By providing our users (i.e. experiment subjects) with real buttons and modules to click on, it will give us a much more accurate picture of user behavior. 

Both the clients and the potential users will have a much more visceral, tangible experience with your potential product. 

That benefit of visualization and real exploration makes selling your idea much easier.

When you’re designing interactive elements

Any website page and any app have at least a single interactive element, be it a link or a button. 

But the vast majority of things we design in 2021 will have a lot more interactivity. 

For example, think about a website selling clothes and accessories. Users tend to have varying requirements in narrowing their clothing searches, whether it's by size, color, season, garment type, fabric, brand, and so on.

This means that we’ll need to design filters and create advanced navigation patterns. And trust me, this is not easy. 

Being able to mess around in the prototype saves a whole lot of time because you’re essentially designing the elements without spending any extra effort.

The Principles of Prototyping

In order to make your prototype correctly, you need to have a plan first.

Principle #1 — set your goals first. 

Your goals for your prototype should be very specific. For example: “Explore five UI ideas to improve conversions from the initial login step of the checkout process”. 

This goal is specific, measurable, and at the end, you’ll have on your hands a working way to increase the conversions, which is what you’ll be after the entire time.

Remember, though, that your goals will change in the process, and that’s okay too! 

Principle #2 — know when to stop.

The entire purpose behind prototyping is to save time and money on designing an entire project. 

But it’s easy to get carried away, so you’ll have to set some boundaries. You definitely don’t need to recreate the entire app if you’re only designing one module for it. 

On the other hand, when creating a new website architecture/navigation from scratch, you might have to map out every single nook and cranny of that website.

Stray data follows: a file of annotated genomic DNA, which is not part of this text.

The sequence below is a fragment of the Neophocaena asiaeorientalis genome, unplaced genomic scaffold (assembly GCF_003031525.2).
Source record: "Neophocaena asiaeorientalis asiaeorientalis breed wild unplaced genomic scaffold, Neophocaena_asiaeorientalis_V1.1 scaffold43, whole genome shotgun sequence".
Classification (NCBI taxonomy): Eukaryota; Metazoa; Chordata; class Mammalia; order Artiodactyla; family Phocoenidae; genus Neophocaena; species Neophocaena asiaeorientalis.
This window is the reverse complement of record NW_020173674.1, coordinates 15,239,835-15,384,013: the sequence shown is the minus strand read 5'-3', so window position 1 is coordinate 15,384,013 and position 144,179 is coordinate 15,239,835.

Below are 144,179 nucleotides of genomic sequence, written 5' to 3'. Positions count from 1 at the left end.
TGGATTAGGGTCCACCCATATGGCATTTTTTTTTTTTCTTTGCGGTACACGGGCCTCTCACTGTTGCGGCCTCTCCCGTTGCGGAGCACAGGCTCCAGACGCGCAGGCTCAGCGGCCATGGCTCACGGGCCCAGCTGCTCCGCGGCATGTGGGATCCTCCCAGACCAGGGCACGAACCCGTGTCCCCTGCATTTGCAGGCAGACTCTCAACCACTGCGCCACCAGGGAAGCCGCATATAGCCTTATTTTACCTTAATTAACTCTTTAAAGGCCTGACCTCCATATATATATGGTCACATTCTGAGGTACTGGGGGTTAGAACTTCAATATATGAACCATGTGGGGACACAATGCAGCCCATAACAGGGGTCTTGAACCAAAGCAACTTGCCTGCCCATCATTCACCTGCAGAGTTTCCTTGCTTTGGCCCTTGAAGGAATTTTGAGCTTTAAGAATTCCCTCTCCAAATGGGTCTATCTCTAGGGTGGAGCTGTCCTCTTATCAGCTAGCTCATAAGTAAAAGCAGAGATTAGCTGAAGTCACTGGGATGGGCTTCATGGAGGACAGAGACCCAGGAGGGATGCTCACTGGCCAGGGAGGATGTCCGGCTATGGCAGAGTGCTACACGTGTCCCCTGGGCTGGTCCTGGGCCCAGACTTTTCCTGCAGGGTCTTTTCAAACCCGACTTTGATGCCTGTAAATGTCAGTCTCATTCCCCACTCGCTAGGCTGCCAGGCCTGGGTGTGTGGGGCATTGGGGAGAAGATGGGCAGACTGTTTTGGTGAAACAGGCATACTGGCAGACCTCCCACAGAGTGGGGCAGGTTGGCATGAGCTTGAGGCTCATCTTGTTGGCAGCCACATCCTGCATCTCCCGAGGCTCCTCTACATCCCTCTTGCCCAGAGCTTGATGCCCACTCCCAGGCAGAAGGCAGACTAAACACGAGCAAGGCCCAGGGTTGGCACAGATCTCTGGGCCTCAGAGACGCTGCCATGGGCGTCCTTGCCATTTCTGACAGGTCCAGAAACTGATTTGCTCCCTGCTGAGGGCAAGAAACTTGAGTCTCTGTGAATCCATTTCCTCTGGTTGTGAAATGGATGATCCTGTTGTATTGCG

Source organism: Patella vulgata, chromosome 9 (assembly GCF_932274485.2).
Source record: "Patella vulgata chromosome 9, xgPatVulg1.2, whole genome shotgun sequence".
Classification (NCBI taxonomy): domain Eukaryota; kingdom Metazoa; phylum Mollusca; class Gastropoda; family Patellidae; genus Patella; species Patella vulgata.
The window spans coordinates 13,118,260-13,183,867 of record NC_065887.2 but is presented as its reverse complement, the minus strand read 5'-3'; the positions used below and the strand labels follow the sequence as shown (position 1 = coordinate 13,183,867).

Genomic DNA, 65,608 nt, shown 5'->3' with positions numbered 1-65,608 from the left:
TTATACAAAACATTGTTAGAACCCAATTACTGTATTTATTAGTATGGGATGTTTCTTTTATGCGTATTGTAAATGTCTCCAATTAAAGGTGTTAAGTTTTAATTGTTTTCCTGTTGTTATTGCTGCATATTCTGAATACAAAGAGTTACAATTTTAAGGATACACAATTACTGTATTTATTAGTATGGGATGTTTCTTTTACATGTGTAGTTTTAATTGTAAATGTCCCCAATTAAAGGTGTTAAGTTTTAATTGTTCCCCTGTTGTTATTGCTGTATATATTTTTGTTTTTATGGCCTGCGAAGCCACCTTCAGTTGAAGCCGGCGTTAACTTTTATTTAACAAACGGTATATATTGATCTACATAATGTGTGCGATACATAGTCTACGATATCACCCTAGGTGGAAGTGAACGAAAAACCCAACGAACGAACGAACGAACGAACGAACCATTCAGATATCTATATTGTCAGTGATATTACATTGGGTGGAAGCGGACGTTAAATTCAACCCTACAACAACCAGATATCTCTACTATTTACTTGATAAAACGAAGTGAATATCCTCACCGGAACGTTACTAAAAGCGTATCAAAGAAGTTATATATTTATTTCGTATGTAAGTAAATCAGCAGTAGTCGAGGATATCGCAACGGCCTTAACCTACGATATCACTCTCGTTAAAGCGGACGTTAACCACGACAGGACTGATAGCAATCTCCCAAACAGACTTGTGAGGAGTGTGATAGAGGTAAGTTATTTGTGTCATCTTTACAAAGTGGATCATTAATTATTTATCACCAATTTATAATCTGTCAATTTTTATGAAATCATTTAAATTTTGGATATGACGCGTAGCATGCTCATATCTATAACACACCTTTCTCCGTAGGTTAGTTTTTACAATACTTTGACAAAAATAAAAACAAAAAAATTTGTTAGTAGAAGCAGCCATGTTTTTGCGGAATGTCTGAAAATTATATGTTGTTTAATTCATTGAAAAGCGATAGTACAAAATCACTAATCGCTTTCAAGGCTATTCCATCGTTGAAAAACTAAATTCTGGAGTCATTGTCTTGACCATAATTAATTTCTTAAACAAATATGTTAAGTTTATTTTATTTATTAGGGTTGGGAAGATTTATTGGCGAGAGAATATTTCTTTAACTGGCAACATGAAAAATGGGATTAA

To know when to stop, you need to consider how your prototype will fit into the whole of the object you’re building, and place appropriate placeholder content where needed.

Principle #3 — know what you’ll use your prototype for.

A successful prototype is not the most filled-out, nor is it the one that was the quickest to do. The best prototype is that which fits its purpose perfectly.

In other words, consider your audience. If you’re making an early-stage design with your close collaborators, making your prototype detailed is out of the question, as most anything will really do.

In that case, you can prototype using Powerpoint/Keynote, InVision, or Marvel.

On the other hand, when you’re working with a bigger company or your direct clients, you’ll need something that works not only for you but for them as well.

Principle #4 — it’s going to be quick and dirty.

As far as I’m concerned, the most important point of prototyping is to do it. Prototyping is fast, cheap, and aimed, appropriately, at saving time and money.

For a designer, it might be tough to accept that the object you’re designing is going to look subpar, but the reality is that prototype is made to be changed, edited, thrown out. 

As you’re prototyping, you should have the mindset that everything can and will be cut if needed.

With those principles in mind, what’s left is just start doing it and never look back.